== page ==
1. The default configuration in train.json assumes that you have unzipped the results/ directory and will read the sentence-level checkpoints for Events, Roles, Participants, and Relations from there, which are the ones we used for the paper. If you instead wish to use your own checkpoints, you will have to update the paths for the *_mmm parameters in the configuration to point to the appropriate checkpoints.
  2. You may adjust the ckpt_dir and ckpt_filename as you see fit; the rest of the configuration should remain unchanged.

(Careful readers may find it curious that the device is specified as "cpu" here. Given that we're running (loopy) belief propagation under the hood here, and given the size of the tensors we're dealing with, there really is no speed-up from using a GPU. And indeed, we have not tested the latest version of the code on GPU, so we recommend sticking with CPU.)

The above procedure will likely take close to a day to complete and will save a checkpoint (named <ckpt_filename>.pt) to the specified ckpt_dir. We also include our checkpoint for this model in results/ (with the file name If you do not want to run Stage 1 training yourself, feel free to use this checkpoint.

Stage 2: Confidence-Weighting

Here, we add ridit-scored annotator confidence values as weights on the annotation likelihoods. To run this part of training, execute the following (for /PATH/TO/YOUR/STAGE1/MODEL, you may specify either the checkpoint file you trained above or results/checkpoints/, which we provide):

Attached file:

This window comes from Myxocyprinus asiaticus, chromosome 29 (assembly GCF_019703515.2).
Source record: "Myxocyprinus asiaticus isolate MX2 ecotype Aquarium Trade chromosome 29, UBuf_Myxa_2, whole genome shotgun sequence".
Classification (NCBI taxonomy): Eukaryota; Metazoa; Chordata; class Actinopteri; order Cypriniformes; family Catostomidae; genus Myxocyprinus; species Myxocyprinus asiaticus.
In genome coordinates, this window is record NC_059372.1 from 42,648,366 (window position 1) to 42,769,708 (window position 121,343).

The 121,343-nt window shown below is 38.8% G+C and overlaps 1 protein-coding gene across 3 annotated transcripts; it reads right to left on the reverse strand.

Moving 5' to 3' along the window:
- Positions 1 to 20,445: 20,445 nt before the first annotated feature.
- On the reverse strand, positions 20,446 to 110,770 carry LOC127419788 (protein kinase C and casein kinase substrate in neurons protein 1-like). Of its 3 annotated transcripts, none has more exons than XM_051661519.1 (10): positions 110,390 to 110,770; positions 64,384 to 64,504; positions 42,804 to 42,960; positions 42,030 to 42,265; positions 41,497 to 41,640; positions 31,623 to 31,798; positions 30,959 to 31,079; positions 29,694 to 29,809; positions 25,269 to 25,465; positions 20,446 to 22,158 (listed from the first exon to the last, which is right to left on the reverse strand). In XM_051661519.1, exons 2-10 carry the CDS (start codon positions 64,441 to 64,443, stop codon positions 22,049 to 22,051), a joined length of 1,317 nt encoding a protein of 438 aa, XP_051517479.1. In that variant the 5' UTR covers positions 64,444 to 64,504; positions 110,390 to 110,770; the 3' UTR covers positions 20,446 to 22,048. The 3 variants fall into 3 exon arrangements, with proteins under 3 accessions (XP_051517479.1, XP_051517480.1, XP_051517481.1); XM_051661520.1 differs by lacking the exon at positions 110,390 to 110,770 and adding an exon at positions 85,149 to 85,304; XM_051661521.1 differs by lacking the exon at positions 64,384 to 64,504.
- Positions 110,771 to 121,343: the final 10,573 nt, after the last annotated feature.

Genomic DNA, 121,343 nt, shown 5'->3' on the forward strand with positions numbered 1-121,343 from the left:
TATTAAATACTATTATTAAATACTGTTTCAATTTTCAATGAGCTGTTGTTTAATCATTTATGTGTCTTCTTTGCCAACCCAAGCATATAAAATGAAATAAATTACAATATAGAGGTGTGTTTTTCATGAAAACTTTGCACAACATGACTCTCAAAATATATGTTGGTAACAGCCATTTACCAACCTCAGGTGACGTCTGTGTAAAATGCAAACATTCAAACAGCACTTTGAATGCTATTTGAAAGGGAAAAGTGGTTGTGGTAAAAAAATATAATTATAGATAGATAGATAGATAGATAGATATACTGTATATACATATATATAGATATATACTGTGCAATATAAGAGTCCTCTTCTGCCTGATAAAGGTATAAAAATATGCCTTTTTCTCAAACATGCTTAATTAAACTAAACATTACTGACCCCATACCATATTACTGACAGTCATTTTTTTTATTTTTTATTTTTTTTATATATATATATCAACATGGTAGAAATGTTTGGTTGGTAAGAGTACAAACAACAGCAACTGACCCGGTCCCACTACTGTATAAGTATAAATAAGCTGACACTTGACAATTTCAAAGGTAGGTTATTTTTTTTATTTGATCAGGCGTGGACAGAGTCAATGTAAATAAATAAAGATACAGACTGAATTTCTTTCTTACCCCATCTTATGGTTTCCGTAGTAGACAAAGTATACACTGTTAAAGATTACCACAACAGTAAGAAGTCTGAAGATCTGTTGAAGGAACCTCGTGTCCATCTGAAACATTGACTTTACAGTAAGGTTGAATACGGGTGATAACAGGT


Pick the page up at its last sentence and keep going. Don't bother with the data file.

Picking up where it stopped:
python -m scripts.train --model_ckpt </PATH/TO/YOUR/STAGE1/MODEL> --parameters scripts/config/confidence-weight.json --model_overrides scripts/config/overrides.json

(Note: If, for some reason, you are using a clustering different than the optimal one discussed above, you will have to change the values of the n_*_types parameters in overrides.json.) Like Stage 1, Stage 2 may take up to a day to complete. Just as for Stage 1, if you do not wish to run this part of training, we have provided our checkpoint output from Stage 2 training in results/checkpoints/

That's all! Once again, feel free to send any questions to me, Will Gantt, at


Mixture model for event type induction over UDS annotations